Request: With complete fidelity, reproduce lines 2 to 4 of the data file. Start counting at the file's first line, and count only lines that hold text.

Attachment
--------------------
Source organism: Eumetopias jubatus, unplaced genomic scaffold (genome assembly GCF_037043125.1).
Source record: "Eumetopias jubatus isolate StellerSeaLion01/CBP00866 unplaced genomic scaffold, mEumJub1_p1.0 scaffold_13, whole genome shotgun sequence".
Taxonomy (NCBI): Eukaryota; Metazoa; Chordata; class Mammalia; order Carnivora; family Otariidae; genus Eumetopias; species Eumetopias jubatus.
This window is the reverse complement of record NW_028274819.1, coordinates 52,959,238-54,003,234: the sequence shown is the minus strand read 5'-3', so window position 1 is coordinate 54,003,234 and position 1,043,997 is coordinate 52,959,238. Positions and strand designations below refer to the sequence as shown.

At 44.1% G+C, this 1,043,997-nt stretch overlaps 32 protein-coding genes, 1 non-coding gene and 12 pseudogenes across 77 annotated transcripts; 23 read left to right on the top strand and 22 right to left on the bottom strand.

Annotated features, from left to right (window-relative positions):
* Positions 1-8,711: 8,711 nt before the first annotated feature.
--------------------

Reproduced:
Source record: "Eumetopias jubatus isolate StellerSeaLion01/CBP00866 unplaced genomic scaffold, mEumJub1_p1.0 scaffold_13, whole genome shotgun sequence".
Taxonomy (NCBI): Eukaryota; Metazoa; Chordata; class Mammalia; order Carnivora; family Otariidae; genus Eumetopias; species Eumetopias jubatus.
This window is the reverse complement of record NW_028274819.1, coordinates 52,959,238-54,003,234: the sequence shown is the minus strand read 5'-3', so window position 1 is coordinate 54,003,234 and position 1,043,997 is coordinate 52,959,238. Positions and strand designations below refer to the sequence as shown.